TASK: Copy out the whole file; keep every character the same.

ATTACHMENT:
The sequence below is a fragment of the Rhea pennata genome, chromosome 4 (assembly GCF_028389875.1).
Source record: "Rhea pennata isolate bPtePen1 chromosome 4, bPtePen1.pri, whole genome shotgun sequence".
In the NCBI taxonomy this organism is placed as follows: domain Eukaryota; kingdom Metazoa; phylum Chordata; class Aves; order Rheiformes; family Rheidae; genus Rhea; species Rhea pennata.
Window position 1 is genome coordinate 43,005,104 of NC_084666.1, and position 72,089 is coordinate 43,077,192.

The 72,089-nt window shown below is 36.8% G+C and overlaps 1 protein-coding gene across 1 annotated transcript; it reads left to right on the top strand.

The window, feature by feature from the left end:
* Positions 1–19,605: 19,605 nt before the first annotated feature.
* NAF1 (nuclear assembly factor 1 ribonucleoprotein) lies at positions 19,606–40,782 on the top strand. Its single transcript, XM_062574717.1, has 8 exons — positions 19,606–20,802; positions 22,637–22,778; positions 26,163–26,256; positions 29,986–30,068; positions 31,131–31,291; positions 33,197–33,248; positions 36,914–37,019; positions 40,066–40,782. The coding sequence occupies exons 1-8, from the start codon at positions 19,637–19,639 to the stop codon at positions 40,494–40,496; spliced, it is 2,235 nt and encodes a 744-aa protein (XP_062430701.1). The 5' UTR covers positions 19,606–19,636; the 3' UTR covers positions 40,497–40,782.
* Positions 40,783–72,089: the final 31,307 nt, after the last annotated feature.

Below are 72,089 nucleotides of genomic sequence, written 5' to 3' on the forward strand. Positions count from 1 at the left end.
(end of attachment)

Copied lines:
The sequence below is a fragment of the Rhea pennata genome, chromosome 4 (assembly GCF_028389875.1).
Source record: "Rhea pennata isolate bPtePen1 chromosome 4, bPtePen1.pri, whole genome shotgun sequence".
In the NCBI taxonomy this organism is placed as follows: domain Eukaryota; kingdom Metazoa; phylum Chordata; class Aves; order Rheiformes; family Rheidae; genus Rhea; species Rhea pennata.
Window position 1 is genome coordinate 43,005,104 of NC_084666.1, and position 72,089 is coordinate 43,077,192.

The 72,089-nt window shown below is 36.8% G+C and overlaps 1 protein-coding gene across 1 annotated transcript; it reads left to right on the top strand.

The window, feature by feature from the left end:
* Positions 1–19,605: 19,605 nt before the first annotated feature.
* NAF1 (nuclear assembly factor 1 ribonucleoprotein) lies at positions 19,606–40,782 on the top strand. Its single transcript, XM_062574717.1, has 8 exons — positions 19,606–20,802; positions 22,637–22,778; positions 26,163–26,256; positions 29,986–30,068; positions 31,131–31,291; positions 33,197–33,248; positions 36,914–37,019; positions 40,066–40,782. The coding sequence occupies exons 1-8, from the start codon at positions 19,637–19,639 to the stop codon at positions 40,494–40,496; spliced, it is 2,235 nt and encodes a 744-aa protein (XP_062430701.1). The 5' UTR covers positions 19,606–19,636; the 3' UTR covers positions 40,497–40,782.
* Positions 40,783–72,089: the final 31,307 nt, after the last annotated feature.

Below are 72,089 nucleotides of genomic sequence, written 5' to 3' on the forward strand. Positions count from 1 at the left end.